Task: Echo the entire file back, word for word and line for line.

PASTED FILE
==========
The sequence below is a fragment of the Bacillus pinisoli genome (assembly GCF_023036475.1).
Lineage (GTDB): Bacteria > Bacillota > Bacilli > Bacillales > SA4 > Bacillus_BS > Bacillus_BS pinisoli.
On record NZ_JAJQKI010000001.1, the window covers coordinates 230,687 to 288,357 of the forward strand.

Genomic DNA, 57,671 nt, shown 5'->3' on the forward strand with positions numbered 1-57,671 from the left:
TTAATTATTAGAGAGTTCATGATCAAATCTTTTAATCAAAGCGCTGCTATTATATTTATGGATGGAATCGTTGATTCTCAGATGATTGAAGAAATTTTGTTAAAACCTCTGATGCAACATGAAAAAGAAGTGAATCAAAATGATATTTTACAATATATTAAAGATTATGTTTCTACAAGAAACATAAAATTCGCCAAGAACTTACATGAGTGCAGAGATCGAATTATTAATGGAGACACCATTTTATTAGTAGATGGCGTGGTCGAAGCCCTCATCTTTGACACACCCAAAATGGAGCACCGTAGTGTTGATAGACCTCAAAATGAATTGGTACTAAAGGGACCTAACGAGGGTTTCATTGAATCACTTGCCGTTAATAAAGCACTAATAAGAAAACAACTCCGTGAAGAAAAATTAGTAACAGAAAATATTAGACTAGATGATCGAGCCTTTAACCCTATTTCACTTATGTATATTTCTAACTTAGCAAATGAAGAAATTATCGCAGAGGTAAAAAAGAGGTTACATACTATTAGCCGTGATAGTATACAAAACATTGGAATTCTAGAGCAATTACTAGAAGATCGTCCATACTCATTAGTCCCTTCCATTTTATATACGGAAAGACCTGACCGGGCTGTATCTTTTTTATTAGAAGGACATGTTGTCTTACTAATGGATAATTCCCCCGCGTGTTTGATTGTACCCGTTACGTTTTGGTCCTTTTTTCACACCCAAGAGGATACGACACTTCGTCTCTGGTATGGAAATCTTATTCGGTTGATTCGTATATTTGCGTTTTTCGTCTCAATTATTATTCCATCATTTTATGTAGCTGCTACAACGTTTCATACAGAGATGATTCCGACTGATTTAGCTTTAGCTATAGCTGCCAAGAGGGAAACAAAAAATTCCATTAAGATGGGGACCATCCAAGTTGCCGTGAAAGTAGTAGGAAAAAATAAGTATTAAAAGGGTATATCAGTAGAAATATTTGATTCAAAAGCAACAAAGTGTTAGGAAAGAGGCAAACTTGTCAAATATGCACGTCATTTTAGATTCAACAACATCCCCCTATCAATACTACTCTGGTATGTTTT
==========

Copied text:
The sequence below is a fragment of the Bacillus pinisoli genome (assembly GCF_023036475.1).
Lineage (GTDB): Bacteria > Bacillota > Bacilli > Bacillales > SA4 > Bacillus_BS > Bacillus_BS pinisoli.
On record NZ_JAJQKI010000001.1, the window covers coordinates 230,687 to 288,357 of the forward strand.

Genomic DNA, 57,671 nt, shown 5'->3' on the forward strand with positions numbered 1-57,671 from the left:
TTAATTATTAGAGAGTTCATGATCAAATCTTTTAATCAAAGCGCTGCTATTATATTTATGGATGGAATCGTTGATTCTCAGATGATTGAAGAAATTTTGTTAAAACCTCTGATGCAACATGAAAAAGAAGTGAATCAAAATGATATTTTACAATATATTAAAGATTATGTTTCTACAAGAAACATAAAATTCGCCAAGAACTTACATGAGTGCAGAGATCGAATTATTAATGGAGACACCATTTTATTAGTAGATGGCGTGGTCGAAGCCCTCATCTTTGACACACCCAAAATGGAGCACCGTAGTGTTGATAGACCTCAAAATGAATTGGTACTAAAGGGACCTAACGAGGGTTTCATTGAATCACTTGCCGTTAATAAAGCACTAATAAGAAAACAACTCCGTGAAGAAAAATTAGTAACAGAAAATATTAGACTAGATGATCGAGCCTTTAACCCTATTTCACTTATGTATATTTCTAACTTAGCAAATGAAGAAATTATCGCAGAGGTAAAAAAGAGGTTACATACTATTAGCCGTGATAGTATACAAAACATTGGAATTCTAGAGCAATTACTAGAAGATCGTCCATACTCATTAGTCCCTTCCATTTTATATACGGAAAGACCTGACCGGGCTGTATCTTTTTTATTAGAAGGACATGTTGTCTTACTAATGGATAATTCCCCCGCGTGTTTGATTGTACCCGTTACGTTTTGGTCCTTTTTTCACACCCAAGAGGATACGACACTTCGTCTCTGGTATGGAAATCTTATTCGGTTGATTCGTATATTTGCGTTTTTCGTCTCAATTATTATTCCATCATTTTATGTAGCTGCTACAACGTTTCATACAGAGATGATTCCGACTGATTTAGCTTTAGCTATAGCTGCCAAGAGGGAAACAAAAAATTCCATTAAGATGGGGACCATCCAAGTTGCCGTGAAAGTAGTAGGAAAAAATAAGTATTAAAAGGGTATATCAGTAGAAATATTTGATTCAAAAGCAACAAAGTGTTAGGAAAGAGGCAAACTTGTCAAATATGCACGTCATTTTAGATTCAACAACATCCCCCTATCAATACTACTCTGGTATGTTTT